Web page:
Exhaust manifold reactor systems using air injection have been developed to control exhaust emission levels of a variety of vehicles to less than 50 ppm hydrocarbons and 0.5% carbon monoxide. These systems have been shown to be compatible with other control systems used to reduce evaporative emissions and oxides of nitrogen. Manifold reactors were constructed which were sufficiently durable to control emissions, effectively for 100,000 miles when run in accordance with the mileage accumulation schedule suggested in the federal emission control device certification procedure.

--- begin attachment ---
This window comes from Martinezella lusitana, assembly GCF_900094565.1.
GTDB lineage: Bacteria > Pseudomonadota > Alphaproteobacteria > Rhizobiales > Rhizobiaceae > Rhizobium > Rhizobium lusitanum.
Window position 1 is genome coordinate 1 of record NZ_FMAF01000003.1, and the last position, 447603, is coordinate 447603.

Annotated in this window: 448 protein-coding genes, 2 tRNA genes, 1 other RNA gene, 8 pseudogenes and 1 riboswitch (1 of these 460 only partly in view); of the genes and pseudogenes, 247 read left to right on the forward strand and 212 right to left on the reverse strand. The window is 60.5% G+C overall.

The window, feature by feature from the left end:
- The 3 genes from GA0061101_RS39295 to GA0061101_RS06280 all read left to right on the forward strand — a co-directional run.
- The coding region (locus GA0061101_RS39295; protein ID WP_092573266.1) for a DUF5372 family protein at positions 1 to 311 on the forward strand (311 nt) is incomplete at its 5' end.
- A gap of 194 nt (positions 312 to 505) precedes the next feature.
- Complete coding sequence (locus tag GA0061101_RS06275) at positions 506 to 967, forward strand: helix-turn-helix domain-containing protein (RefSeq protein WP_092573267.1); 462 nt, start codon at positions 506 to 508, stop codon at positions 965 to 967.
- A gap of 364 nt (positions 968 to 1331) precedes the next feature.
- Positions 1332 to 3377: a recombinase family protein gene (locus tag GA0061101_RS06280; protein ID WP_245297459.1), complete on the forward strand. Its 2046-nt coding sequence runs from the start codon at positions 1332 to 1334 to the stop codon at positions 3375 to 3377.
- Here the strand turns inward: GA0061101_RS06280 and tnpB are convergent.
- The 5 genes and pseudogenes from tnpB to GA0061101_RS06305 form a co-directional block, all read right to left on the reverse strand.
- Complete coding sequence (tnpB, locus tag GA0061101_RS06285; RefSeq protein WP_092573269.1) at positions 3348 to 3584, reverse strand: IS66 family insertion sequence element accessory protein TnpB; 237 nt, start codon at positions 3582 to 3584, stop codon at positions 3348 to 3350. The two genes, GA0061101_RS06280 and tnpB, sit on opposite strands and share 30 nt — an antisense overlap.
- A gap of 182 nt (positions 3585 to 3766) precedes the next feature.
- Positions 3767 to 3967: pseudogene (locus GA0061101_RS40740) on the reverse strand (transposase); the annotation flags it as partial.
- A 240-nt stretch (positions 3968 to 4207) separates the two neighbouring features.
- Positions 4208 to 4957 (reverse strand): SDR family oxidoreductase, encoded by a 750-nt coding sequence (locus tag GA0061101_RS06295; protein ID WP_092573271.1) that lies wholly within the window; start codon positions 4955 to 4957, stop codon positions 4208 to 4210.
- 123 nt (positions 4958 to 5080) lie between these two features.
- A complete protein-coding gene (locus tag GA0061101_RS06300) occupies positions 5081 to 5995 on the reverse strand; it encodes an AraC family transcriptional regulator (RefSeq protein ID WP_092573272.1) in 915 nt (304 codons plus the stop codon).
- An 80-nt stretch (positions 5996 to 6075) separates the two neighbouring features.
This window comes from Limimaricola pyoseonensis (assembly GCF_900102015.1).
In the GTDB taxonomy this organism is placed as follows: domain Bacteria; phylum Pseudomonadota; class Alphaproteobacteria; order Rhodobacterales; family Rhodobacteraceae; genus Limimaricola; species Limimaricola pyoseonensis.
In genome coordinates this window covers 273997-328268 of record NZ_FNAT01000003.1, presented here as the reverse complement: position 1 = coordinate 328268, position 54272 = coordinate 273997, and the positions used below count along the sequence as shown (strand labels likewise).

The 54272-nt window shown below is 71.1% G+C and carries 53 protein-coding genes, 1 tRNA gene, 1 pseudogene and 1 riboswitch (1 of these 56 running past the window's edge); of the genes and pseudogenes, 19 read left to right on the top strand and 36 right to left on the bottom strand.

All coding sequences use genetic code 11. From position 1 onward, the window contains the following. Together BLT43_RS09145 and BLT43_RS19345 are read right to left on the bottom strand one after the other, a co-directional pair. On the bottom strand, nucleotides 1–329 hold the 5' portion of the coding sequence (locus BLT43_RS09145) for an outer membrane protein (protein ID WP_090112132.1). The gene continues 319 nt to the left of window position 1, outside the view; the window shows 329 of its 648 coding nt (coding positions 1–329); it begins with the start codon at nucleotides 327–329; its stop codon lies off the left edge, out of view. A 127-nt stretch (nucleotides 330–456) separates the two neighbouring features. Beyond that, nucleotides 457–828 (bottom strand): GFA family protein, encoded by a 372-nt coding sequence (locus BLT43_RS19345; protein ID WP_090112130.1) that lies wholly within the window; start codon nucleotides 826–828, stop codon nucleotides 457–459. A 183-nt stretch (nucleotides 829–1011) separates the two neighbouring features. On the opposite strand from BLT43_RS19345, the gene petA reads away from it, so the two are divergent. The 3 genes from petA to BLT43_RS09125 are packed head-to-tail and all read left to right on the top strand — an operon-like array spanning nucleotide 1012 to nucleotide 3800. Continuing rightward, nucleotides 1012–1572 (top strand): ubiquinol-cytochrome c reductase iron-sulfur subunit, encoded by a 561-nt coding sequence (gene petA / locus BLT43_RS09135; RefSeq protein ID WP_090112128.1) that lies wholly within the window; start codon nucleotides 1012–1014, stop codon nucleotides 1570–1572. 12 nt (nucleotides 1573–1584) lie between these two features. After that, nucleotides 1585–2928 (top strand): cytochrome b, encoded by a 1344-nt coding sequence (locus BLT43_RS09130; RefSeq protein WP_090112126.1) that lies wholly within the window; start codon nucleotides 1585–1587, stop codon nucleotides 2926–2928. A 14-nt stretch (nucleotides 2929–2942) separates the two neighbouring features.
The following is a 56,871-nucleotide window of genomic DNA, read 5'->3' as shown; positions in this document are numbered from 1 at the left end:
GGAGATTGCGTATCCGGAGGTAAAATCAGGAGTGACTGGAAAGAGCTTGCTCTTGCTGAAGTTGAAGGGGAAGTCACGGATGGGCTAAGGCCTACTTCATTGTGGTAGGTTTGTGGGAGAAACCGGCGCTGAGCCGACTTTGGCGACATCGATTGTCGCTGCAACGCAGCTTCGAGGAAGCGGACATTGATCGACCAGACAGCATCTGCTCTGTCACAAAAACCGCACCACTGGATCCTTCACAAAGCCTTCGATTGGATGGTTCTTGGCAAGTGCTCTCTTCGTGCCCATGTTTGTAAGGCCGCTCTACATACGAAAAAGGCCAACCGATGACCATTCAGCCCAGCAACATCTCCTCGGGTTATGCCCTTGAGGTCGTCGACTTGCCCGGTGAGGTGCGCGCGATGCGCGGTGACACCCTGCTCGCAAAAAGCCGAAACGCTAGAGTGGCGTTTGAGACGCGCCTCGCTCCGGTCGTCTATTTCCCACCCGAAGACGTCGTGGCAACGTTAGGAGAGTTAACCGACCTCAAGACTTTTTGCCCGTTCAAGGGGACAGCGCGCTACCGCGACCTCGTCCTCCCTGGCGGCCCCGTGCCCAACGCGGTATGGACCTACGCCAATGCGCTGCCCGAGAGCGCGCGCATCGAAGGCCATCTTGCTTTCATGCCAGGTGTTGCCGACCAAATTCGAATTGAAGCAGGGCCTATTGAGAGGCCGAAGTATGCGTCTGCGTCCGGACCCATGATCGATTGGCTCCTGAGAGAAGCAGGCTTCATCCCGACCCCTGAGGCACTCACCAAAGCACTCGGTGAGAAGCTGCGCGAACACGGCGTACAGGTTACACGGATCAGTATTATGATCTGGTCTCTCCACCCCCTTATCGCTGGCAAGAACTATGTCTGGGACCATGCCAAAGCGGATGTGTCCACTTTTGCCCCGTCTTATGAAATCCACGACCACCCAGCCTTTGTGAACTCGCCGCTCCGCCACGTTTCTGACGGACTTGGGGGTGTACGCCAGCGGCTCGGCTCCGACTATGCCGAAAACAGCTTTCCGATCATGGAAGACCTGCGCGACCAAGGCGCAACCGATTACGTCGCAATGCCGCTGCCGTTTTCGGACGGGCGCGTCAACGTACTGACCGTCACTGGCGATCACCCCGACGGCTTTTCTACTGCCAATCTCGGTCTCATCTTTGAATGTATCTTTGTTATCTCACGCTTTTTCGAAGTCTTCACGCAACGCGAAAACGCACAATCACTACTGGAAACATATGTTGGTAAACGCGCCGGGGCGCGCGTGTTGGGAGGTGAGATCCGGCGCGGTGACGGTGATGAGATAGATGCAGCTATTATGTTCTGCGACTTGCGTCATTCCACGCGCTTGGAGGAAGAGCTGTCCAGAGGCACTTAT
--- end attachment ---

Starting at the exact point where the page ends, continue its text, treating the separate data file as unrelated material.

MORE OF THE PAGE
Problem areas hampering immediate application of reactor systems are described. Manifold reactor units are large and will not fit in the engine compartments of many vehicles; furthermore, some current engine configurations are not suited to the installation of reactors. Current reactor construction techniques are costly and materials of proven durability are relatively expensive. In addition, at the present stage of development, some carburetor enrichment is required which results in lower fuel economy. While preliminary work has indicated that these problems are probably amenable to solution, much additional development will be required.